“I just wanted to die” – living with leprosy in Myanmar.

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Than Lwin – © Paul Salmon

Myanmar is one of just 16 countries in the world still reporting more than 1,000 new cases of leprosy every year. Stigma and disability are still enormous problems there, as profiled in this recent Guardian article. The Leprosy Mission is working hard to transform lives there, but one of the most simple things we can do – and that you can play a part in – is treating people affected by leprosy as early as possible, curing them of the disease before disability takes hold.

Every time we meet people like Than Lwin, we remember why swift diagnosis and treatment is so vital. The 69-year-old developed leprosy about 40 years ago.

It all started with him being unable to feel his fingers;  then he began to experience loss of sensitivity on his body. Unfortunately, this led to his torso being badly burnt while he was bending over an open fire – he simply couldn’t feel what was happening. He later worked in the fields but using a scythe to cut grass meant he cut off and damaged some of his fingers and toes, leading to him becoming severely disabled.

About 21 years ago he was finally diagnosed with leprosy when a medical team visited his village. The Leprosy Mission provided him with multidrug therapy (MDT). He had lived with the illness for 19 years at that point without knowing what was wrong with him, but was finally receiving the cure.

Before his diagnosis Than Lwin said he felt like he ‘just wanted to die’. Because of his disabilities, people did not want to come near him, even crossing to the other side of the road to avoid him. For much of his life he has been isolated and lonely.

“My saddest memory is when I offered a monk some food, just like other people do,” he said.

“The monk took the food but when he thought I was not looking I saw him throw it away.”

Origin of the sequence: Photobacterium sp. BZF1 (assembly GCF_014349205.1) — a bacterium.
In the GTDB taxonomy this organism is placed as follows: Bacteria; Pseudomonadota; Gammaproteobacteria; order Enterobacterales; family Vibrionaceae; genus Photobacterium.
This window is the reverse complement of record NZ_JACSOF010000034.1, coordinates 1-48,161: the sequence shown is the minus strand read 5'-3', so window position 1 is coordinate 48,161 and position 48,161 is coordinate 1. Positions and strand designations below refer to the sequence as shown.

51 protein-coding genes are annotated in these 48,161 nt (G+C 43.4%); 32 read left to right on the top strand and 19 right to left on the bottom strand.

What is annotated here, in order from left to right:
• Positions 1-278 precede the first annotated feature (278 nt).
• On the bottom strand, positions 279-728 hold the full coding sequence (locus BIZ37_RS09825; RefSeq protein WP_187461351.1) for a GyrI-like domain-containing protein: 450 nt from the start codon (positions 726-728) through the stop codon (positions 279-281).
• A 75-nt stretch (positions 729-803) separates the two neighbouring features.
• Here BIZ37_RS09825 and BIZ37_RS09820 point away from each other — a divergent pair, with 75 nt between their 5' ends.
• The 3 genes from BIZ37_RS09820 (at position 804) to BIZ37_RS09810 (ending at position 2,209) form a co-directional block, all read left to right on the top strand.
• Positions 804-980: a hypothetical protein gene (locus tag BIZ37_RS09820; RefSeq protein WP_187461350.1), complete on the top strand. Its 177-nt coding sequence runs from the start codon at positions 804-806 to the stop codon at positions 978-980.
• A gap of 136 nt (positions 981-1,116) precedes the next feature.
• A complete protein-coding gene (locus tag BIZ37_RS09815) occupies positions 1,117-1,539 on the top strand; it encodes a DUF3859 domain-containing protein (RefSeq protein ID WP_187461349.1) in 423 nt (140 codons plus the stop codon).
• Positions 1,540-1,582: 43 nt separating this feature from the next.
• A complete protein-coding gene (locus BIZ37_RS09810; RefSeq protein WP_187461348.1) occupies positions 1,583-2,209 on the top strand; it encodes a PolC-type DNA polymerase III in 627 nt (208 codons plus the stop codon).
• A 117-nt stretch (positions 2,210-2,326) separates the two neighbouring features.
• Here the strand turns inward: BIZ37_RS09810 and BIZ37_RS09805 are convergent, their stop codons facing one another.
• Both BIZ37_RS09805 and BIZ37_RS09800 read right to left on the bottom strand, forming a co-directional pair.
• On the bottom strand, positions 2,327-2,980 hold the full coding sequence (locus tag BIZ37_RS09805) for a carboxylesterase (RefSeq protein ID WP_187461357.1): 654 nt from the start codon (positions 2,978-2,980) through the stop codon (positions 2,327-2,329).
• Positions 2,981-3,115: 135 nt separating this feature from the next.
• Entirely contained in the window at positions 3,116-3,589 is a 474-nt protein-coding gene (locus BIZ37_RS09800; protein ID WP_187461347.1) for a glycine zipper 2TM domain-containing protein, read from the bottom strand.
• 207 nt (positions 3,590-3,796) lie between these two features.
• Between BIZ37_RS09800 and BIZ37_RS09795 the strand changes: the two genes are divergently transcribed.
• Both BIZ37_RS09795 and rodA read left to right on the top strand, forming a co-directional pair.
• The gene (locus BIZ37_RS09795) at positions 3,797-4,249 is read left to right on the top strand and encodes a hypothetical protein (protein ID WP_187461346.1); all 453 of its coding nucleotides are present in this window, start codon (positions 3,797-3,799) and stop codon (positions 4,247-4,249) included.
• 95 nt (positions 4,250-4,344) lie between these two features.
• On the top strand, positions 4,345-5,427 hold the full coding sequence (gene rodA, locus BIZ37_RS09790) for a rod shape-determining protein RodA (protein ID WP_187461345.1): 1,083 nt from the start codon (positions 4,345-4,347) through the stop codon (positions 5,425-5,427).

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Than Lwin’s hands and feet. He is wearing protective footwear supplied by The Leprosy Mission – © Paul Salmon

Now that stigma in his village has been broken down thanks to The Leprosy Mission’s work, he feels happier about his life. He has gained enough confidence to start attending community meetings and finally feels included.

He is also good friends with two other men affected by leprosy and the three regard each other as ‘brothers’, supporting each other and going to social events together.

Talking about when he was first diagnosed with leprosy, he told us: “Even though there was medicine I didn’t want to take it – I just wanted to die. Since you have helped me, life is worth living again.”

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Ye Ye Shin – © Tom Bradley

Sadly, some people affected by leprosy feel less hopeful about their lives. 39-year-old Ye Ye Shin developed leprosy aged 10 but was not diagnosed until several years later. She has spent most of her life carrying the burden of stigma alongside one of her brothers, who is also affected by the disease.

“I don’t want to get married because I don’t want to bring trouble to other families,” she told us. “When two of my siblings got married their in-laws were not happy to learn that their children had married into our family.”

Ye Ye Shin’s other brother is a farmer but she does not work with him as it makes her ulcers worse. She sometimes goes to social events in her village but doesn’t venture further afield because she is worried how people will react to her.

She dreams of one day having her own business but so many things have made life tough for her – her disabilities, her family’s poverty, and the terrible stigma of leprosy.

There are many more people in Myanmar who have yet to be diagnosed with leprosy. For them, the cure can mean a life free from much of the pain suffered by people like Than Lwin and Ye Ye Shin – the stigma, the struggle to earn a living, the sadness.

Did you know that as little as £24 can cure someone of leprosy and transform their future?

How many people could you cure? Donate today and change a life forever.

Siphi and Bela. Bela is affected by leprosy and receives treatment at Naini Hospital.

Siphi and Bela’s new home – and an end to stigma

Partnership Officer Rachel Snart recently spent two weeks visiting India to see how your gifts are transforming lives there. One family she met found that for them, leprosy meant they were ostracised by loved ones. We were able to help, but stigma in the community meant further steps had to be taken to ensure a happier future. Rachel writes: